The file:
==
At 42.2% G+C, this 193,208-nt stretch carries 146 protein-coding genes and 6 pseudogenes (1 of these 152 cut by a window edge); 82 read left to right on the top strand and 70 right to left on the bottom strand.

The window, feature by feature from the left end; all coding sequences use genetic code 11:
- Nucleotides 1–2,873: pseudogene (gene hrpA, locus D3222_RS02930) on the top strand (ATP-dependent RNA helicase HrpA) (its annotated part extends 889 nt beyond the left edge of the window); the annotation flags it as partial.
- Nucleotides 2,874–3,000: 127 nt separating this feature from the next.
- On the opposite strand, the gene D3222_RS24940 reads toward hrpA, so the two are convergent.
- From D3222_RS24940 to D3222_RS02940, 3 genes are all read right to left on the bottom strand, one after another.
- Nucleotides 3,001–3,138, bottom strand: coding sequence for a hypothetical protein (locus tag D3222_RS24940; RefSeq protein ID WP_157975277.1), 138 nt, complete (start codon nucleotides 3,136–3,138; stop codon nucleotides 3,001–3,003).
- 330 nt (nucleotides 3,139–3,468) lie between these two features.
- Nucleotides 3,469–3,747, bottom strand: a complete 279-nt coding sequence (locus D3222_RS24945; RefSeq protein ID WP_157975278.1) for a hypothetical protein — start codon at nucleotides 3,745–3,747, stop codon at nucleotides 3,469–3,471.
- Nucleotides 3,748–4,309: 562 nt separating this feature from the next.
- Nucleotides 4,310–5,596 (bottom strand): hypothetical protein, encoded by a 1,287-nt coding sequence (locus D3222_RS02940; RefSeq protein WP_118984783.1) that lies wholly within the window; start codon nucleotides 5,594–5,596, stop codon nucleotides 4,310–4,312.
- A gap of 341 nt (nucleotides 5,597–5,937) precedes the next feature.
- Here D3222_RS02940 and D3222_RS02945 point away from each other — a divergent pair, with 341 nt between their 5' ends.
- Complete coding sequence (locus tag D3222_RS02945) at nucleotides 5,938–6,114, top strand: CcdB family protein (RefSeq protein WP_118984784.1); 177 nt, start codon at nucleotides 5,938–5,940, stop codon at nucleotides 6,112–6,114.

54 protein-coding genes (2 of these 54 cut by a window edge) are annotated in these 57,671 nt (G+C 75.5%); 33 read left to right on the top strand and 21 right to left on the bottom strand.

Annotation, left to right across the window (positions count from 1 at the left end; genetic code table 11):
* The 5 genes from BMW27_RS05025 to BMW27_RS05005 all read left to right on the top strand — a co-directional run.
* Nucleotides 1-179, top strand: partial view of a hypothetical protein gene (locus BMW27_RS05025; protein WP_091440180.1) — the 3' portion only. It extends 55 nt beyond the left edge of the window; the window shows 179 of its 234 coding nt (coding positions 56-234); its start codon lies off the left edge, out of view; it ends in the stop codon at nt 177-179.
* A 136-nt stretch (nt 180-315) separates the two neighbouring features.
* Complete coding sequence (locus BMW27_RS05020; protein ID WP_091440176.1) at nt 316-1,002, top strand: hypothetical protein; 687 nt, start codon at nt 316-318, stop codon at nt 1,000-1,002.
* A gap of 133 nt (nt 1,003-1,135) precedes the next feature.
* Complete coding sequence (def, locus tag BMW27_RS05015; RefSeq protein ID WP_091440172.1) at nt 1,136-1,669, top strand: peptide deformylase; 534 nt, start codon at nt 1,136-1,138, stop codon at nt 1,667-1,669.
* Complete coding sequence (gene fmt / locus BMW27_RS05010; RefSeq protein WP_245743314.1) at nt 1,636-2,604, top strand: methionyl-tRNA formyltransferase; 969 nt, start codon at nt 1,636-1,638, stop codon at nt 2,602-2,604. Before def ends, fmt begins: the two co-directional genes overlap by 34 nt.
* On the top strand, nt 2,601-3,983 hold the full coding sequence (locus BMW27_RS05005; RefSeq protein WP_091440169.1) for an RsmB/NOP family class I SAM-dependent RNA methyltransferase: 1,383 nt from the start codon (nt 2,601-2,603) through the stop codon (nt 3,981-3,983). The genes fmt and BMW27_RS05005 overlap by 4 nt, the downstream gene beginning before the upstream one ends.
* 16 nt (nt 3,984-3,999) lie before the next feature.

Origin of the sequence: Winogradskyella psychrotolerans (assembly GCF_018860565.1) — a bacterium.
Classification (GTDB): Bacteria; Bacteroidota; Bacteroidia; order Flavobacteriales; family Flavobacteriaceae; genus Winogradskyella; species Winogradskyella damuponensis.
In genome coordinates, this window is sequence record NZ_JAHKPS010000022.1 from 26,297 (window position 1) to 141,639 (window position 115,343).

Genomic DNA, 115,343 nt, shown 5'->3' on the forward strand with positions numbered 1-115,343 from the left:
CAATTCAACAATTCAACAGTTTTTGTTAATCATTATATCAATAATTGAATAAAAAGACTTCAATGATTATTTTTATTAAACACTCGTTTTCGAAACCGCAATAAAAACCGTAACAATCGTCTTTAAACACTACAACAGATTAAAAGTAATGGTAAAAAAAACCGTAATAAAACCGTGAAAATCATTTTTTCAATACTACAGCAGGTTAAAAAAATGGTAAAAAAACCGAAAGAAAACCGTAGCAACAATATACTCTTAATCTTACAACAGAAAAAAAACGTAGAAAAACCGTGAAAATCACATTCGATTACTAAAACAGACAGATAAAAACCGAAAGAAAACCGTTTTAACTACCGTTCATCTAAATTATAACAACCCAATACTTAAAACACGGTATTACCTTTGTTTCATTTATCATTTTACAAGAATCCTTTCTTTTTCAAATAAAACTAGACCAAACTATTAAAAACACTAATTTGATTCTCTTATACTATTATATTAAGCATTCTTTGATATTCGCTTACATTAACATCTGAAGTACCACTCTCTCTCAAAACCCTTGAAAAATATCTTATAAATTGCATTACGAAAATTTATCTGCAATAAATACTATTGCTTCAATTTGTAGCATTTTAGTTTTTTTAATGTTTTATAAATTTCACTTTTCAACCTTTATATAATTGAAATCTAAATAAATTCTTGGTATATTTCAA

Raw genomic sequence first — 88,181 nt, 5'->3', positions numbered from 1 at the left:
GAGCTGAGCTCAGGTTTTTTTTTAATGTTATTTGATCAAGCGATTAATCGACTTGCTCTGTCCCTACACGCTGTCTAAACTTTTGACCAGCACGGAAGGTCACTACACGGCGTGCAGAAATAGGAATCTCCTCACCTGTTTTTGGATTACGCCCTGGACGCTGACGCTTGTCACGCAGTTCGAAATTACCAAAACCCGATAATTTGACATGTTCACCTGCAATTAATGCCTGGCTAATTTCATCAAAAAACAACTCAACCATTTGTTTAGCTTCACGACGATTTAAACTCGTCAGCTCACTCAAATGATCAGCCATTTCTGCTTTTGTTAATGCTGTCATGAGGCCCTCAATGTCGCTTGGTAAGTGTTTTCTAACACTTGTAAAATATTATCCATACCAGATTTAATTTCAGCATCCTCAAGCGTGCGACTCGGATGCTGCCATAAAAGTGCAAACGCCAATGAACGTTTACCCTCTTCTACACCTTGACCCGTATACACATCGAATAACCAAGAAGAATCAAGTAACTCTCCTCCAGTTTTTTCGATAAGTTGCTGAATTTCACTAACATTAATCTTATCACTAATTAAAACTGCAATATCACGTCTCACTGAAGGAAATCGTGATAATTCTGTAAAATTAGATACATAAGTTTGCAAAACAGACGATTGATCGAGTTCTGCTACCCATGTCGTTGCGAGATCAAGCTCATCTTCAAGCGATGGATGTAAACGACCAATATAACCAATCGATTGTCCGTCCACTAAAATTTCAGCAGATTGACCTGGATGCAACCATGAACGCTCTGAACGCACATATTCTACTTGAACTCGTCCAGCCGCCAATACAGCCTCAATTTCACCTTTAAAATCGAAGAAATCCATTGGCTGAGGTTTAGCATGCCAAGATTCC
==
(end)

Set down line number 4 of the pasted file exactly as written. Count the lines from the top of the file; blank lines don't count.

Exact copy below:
- Nucleotides 2,874–3,000: 127 nt separating this feature from the next.